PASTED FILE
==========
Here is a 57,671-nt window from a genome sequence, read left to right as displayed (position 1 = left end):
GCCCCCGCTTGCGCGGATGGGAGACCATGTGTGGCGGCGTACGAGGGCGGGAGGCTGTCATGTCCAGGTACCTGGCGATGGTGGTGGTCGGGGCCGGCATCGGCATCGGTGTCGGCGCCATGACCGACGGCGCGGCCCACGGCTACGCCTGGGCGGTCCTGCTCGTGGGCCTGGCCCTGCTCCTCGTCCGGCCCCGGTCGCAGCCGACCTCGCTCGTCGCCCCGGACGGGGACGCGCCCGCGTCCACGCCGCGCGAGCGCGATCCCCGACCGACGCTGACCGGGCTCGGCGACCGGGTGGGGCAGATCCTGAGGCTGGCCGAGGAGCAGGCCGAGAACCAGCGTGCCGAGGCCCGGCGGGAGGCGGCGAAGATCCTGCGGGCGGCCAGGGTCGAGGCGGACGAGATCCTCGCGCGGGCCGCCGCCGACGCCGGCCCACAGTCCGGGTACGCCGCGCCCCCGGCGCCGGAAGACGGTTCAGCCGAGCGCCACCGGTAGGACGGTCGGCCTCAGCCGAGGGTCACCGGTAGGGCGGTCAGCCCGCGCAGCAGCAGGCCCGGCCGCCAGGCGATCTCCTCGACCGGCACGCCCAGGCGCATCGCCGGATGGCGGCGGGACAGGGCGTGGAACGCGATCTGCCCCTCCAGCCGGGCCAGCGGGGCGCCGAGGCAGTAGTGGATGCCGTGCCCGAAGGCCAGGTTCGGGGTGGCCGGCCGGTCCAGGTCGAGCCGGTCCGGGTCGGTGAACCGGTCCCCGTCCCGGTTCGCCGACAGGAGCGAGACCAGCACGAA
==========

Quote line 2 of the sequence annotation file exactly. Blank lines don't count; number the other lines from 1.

GCCCCCGCTTGCGCGGATGGGAGACCATGTGTGGCGGCGTACGAGGGCGGGAGGCTGTCATGTCCAGGTACCTGGCGATGGTGGTGGTCGGGGCCGGCATCGGCATCGGTGTCGGCGCCATGACCGACGGCGCGGCCCACGGCTACGCCTGGGCGGTCCTGCTCGTGGGCCTGGCCCTGCTCCTCGTCCGGCCCCGGTCGCAGCCGACCTCGCTCGTCGCCCCGGACGGGGACGCGCCCGCGTCCACGCCGCGCGAGCGCGATCCCCGACCGACGCTGACCGGGCTCGGCGACCGGGTGGGGCAGATCCTGAGGCTGGCCGAGGAGCAGGCCGAGAACCAGCGTGCCGAGGCCCGGCGGGAGGCGGCGAAGATCCTGCGGGCGGCCAGGGTCGAGGCGGACGAGATCCTCGCGCGGGCCGCCGCCGACGCCGGCCCACAGTCCGGGTACGCCGCGCCCCCGGCGCCGGAAGACGGTTCAGCCGAGCGCCACCGGTAGGACGGTCGGCCTCAGCCGAGGGTCACCGGTAGGGCGGTCAGCCCGCGCAGCAGCAGGCCCGGCCGCCAGGCGATCTCCTCGACCGGCACGCCCAGGCGCATCGCCGGATGGCGGCGGGACAGGGCGTGGAACGCGATCTGCCCCTCCAGCCGGGCCAGCGGGGCGCCGAGGCAGTAGTGGATGCCGTGCCCGAAGGCCAGGTTCGGGGTGGCCGGCCGGTCCAGGTCGAGCCGGTCCGGGTCGGTGAACCGGTCCCCGTCCCGGTTCGCCGACAGGAGCGAGACCAGCACGAA